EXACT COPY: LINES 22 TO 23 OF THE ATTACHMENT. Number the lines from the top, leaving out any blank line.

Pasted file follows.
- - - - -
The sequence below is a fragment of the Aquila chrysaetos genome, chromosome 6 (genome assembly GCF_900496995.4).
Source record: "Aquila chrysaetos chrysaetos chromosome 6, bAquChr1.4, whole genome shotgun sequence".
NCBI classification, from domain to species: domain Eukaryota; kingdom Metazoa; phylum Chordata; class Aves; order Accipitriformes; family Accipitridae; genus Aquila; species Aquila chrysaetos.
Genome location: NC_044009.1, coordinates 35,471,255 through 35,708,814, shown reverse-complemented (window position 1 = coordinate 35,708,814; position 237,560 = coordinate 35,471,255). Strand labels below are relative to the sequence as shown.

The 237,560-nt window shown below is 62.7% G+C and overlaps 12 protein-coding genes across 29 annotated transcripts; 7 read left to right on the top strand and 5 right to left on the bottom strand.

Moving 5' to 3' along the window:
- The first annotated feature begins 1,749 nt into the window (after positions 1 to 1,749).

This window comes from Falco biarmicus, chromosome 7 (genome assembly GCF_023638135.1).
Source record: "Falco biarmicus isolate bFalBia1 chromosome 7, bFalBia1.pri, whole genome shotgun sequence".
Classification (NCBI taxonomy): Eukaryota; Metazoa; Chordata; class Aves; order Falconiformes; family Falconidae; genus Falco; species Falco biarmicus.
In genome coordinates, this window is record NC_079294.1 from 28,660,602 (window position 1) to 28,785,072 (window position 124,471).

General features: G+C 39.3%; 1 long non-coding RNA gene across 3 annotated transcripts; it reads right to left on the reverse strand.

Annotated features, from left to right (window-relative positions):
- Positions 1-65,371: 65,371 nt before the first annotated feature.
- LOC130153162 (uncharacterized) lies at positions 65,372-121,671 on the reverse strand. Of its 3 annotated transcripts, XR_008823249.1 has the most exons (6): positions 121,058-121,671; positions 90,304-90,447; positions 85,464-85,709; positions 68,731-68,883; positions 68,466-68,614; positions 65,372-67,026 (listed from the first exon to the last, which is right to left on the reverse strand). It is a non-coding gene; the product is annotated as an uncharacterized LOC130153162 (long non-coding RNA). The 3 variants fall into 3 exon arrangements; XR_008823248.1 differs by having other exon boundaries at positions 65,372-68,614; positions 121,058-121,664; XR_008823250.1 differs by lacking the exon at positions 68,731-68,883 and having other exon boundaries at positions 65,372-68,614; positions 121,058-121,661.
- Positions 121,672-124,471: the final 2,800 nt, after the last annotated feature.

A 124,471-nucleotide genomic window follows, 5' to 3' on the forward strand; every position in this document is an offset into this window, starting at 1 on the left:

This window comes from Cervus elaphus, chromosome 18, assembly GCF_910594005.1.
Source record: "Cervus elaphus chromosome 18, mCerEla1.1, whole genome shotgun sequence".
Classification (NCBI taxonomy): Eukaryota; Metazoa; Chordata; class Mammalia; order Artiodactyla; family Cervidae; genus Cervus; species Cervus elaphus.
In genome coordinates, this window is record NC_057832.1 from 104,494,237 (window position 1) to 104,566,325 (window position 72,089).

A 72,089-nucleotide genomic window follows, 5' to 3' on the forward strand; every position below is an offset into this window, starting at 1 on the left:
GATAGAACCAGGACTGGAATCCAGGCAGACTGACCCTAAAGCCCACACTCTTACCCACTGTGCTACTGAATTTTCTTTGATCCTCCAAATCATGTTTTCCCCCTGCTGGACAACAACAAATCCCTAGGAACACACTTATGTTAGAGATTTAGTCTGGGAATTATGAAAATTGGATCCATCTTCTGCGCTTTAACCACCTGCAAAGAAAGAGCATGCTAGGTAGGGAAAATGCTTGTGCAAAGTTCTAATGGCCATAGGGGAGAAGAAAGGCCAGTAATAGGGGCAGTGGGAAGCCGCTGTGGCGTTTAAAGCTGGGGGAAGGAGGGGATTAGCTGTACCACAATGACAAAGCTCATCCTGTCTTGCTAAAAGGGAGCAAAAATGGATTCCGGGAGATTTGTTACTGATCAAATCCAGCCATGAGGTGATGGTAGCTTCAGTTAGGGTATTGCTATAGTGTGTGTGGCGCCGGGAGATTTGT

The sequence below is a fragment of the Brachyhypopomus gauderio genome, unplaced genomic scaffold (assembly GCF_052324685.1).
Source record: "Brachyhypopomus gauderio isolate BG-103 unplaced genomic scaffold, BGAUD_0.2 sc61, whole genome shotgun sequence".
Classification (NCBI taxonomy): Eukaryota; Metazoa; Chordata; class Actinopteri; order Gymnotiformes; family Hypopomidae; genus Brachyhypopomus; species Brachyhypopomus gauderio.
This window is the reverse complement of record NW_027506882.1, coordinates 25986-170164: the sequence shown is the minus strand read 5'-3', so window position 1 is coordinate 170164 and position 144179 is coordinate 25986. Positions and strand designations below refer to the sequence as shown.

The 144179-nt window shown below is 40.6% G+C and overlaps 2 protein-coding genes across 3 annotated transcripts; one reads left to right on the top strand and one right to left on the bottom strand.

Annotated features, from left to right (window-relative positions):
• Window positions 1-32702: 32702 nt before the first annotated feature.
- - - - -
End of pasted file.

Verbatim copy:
A 72,089-nucleotide genomic window follows, 5' to 3' on the forward strand; every position below is an offset into this window, starting at 1 on the left:
GATAGAACCAGGACTGGAATCCAGGCAGACTGACCCTAAAGCCCACACTCTTACCCACTGTGCTACTGAATTTTCTTTGATCCTCCAAATCATGTTTTCCCCCTGCTGGACAACAACAAATCCCTAGGAACACACTTATGTTAGAGATTTAGTCTGGGAATTATGAAAATTGGATCCATCTTCTGCGCTTTAACCACCTGCAAAGAAAGAGCATGCTAGGTAGGGAAAATGCTTGTGCAAAGTTCTAATGGCCATAGGGGAGAAGAAAGGCCAGTAATAGGGGCAGTGGGAAGCCGCTGTGGCGTTTAAAGCTGGGGGAAGGAGGGGATTAGCTGTACCACAATGACAAAGCTCATCCTGTCTTGCTAAAAGGGAGCAAAAATGGATTCCGGGAGATTTGTTACTGATCAAATCCAGCCATGAGGTGATGGTAGCTTCAGTTAGGGTATTGCTATAGTGTGTGTGGCGCCGGGAGATTTGT